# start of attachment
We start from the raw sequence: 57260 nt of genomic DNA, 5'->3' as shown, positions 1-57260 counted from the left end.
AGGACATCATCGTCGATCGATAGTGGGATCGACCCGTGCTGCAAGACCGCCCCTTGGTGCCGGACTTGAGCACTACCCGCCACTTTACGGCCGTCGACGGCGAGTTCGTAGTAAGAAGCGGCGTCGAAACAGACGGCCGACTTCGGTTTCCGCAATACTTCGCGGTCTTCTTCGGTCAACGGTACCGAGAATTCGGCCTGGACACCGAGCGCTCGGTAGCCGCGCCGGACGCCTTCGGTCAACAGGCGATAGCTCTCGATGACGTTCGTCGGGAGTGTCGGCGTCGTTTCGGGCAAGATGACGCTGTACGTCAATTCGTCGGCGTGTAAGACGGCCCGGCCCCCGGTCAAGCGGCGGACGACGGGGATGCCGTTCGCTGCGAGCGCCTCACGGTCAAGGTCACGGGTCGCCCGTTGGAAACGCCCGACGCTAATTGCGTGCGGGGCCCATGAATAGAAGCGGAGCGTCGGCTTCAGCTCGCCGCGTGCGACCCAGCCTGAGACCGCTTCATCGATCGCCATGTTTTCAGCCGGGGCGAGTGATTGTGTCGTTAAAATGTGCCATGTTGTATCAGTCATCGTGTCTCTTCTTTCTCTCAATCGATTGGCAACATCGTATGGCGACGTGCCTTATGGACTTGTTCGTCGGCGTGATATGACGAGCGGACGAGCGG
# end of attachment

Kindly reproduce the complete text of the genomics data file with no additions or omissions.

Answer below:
We start from the raw sequence: 57260 nt of genomic DNA, 5'->3' as shown, positions 1-57260 counted from the left end.
AGGACATCATCGTCGATCGATAGTGGGATCGACCCGTGCTGCAAGACCGCCCCTTGGTGCCGGACTTGAGCACTACCCGCCACTTTACGGCCGTCGACGGCGAGTTCGTAGTAAGAAGCGGCGTCGAAACAGACGGCCGACTTCGGTTTCCGCAATACTTCGCGGTCTTCTTCGGTCAACGGTACCGAGAATTCGGCCTGGACACCGAGCGCTCGGTAGCCGCGCCGGACGCCTTCGGTCAACAGGCGATAGCTCTCGATGACGTTCGTCGGGAGTGTCGGCGTCGTTTCGGGCAAGATGACGCTGTACGTCAATTCGTCGGCGTGTAAGACGGCCCGGCCCCCGGTCAAGCGGCGGACGACGGGGATGCCGTTCGCTGCGAGCGCCTCACGGTCAAGGTCACGGGTCGCCCGTTGGAAACGCCCGACGCTAATTGCGTGCGGGGCCCATGAATAGAAGCGGAGCGTCGGCTTCAGCTCGCCGCGTGCGACCCAGCCTGAGACCGCTTCATCGATCGCCATGTTTTCAGCCGGGGCGAGTGATTGTGTCGTTAAAATGTGCCATGTTGTATCAGTCATCGTGTCTCTTCTTTCTCTCAATCGATTGGCAACATCGTATGGCGACGTGCCTTATGGACTTGTTCGTCGGCGTGATATGACGAGCGGACGAGCGG